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Grooming and agonistic support: a meta-analysis of primate reciprocal altruism

Gabriele Schino

Behavioral Ecology, 2007, vol. 18, issue 1, 115-120

Abstract: Grooming and agonistic support are 2 common primate behaviors that have been hypothesized to constitute examples of reciprocal altruism. In particular, because primates often direct their grooming up the dominance hierarchy, it has been suggested that they may exchange grooming for agonistic support. Empirical tests of this hypothesis have resulted in highly inconsistent findings. I synthesized the published literature on the relation between grooming and agonistic support in primates using modern meta-analytical techniques. A meta-analysis of 36 studies carried out on 14 different species showed that a significant positive relation exists between grooming and agonistic support (weighted average r = 0.154, corrected for publication bias). These findings suggest that grooming and agonistic support may have evolved as part of a system of low-cost reciprocal altruism. They also highlight the potential of meta-analysis in tackling the study of behavioral phenomena characterized by low overall frequency and small effect sizes. Copyright 2007.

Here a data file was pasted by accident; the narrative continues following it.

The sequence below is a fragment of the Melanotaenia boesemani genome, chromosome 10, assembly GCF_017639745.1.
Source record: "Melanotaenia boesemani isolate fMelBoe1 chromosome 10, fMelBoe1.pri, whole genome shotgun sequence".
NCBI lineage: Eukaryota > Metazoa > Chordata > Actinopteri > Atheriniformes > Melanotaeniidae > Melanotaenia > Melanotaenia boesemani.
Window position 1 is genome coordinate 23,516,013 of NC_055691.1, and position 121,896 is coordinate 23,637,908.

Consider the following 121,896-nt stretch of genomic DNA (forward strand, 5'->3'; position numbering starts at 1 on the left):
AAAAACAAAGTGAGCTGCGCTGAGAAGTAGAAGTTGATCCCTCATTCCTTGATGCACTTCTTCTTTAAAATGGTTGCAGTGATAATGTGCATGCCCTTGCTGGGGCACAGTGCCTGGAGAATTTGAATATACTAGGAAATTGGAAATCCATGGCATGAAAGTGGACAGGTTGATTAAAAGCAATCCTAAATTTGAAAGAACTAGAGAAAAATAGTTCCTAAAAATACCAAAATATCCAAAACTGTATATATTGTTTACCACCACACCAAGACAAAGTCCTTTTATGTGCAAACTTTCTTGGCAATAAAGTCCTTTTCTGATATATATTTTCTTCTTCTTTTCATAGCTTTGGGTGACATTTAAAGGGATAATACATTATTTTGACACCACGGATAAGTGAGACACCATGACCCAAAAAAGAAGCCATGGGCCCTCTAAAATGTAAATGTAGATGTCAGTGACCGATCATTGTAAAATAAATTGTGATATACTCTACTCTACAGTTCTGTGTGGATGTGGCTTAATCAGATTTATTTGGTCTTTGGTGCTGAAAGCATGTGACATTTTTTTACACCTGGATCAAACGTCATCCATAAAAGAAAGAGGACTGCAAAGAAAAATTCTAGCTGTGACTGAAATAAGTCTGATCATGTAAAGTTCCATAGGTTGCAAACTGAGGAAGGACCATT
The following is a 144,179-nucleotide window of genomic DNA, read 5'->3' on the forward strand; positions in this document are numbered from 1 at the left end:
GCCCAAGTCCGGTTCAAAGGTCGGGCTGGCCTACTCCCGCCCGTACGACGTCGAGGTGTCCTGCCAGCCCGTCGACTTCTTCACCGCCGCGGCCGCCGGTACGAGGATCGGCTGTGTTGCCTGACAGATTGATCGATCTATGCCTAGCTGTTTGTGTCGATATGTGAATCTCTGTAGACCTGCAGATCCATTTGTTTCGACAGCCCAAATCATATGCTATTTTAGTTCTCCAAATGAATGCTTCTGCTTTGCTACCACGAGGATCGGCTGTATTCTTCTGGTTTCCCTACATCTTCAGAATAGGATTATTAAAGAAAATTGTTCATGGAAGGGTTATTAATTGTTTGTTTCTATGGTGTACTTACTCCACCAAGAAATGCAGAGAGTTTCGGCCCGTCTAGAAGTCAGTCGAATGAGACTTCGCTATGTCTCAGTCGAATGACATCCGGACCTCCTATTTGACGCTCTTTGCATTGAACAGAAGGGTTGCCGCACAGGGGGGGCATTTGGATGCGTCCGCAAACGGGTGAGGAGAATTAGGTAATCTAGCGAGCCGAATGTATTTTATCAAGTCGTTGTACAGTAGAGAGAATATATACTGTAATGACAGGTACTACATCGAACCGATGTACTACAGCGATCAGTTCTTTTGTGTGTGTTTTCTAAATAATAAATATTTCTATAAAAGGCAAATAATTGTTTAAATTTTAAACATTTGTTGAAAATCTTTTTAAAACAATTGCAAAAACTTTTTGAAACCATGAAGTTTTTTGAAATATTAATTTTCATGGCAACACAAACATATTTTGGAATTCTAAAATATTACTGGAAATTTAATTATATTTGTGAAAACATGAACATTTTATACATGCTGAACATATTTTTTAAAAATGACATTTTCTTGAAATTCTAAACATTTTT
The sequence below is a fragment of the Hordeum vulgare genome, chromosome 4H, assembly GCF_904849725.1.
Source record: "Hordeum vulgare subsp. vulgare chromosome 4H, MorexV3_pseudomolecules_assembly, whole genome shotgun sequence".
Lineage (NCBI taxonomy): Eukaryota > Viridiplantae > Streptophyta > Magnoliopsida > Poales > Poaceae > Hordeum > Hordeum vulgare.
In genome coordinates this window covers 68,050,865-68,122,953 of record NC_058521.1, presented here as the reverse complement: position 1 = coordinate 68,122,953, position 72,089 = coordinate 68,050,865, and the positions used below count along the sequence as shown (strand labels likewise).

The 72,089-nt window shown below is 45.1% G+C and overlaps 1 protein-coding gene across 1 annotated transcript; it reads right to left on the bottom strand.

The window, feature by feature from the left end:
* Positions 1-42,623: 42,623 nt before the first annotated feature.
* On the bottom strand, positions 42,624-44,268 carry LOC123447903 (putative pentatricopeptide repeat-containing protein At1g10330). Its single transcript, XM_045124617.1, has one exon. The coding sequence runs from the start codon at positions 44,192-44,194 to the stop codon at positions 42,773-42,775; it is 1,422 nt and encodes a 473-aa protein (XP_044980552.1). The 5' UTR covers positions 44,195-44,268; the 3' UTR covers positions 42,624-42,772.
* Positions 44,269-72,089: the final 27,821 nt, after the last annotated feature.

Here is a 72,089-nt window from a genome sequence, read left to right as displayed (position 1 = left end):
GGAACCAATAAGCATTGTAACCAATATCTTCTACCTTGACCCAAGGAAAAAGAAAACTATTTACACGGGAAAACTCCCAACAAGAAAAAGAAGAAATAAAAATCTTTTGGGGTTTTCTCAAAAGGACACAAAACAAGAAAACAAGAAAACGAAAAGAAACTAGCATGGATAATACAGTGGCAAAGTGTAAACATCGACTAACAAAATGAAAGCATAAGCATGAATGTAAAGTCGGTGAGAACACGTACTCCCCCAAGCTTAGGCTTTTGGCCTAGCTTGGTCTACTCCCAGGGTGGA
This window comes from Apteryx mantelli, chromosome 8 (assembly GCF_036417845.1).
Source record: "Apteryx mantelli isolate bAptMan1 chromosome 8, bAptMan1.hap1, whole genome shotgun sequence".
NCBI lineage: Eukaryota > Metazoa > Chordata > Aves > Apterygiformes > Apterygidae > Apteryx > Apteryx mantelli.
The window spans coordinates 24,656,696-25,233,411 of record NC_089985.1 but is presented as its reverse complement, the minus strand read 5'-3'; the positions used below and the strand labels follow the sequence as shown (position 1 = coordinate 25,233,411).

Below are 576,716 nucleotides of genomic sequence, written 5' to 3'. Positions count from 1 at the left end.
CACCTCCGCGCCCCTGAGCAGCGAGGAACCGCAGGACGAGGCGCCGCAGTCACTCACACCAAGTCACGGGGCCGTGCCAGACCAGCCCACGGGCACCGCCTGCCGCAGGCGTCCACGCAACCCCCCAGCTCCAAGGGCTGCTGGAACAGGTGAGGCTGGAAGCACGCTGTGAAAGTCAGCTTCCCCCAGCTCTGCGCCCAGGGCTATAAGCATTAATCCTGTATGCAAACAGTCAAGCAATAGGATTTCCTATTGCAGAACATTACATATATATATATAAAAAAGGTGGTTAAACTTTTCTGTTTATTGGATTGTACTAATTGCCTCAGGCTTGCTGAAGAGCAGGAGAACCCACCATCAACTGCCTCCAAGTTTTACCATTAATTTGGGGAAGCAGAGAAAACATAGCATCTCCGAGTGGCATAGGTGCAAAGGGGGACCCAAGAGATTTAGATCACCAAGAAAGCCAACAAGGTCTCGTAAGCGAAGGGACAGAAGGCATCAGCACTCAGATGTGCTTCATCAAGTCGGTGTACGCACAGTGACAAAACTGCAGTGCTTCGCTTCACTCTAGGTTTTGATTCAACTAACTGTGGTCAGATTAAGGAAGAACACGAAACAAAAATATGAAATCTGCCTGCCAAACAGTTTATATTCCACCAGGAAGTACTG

Keywords: agonistic support; grooming; meta-analysis; primates; reciprocal altruism (search for similar items in EconPapers)
Date: 2007
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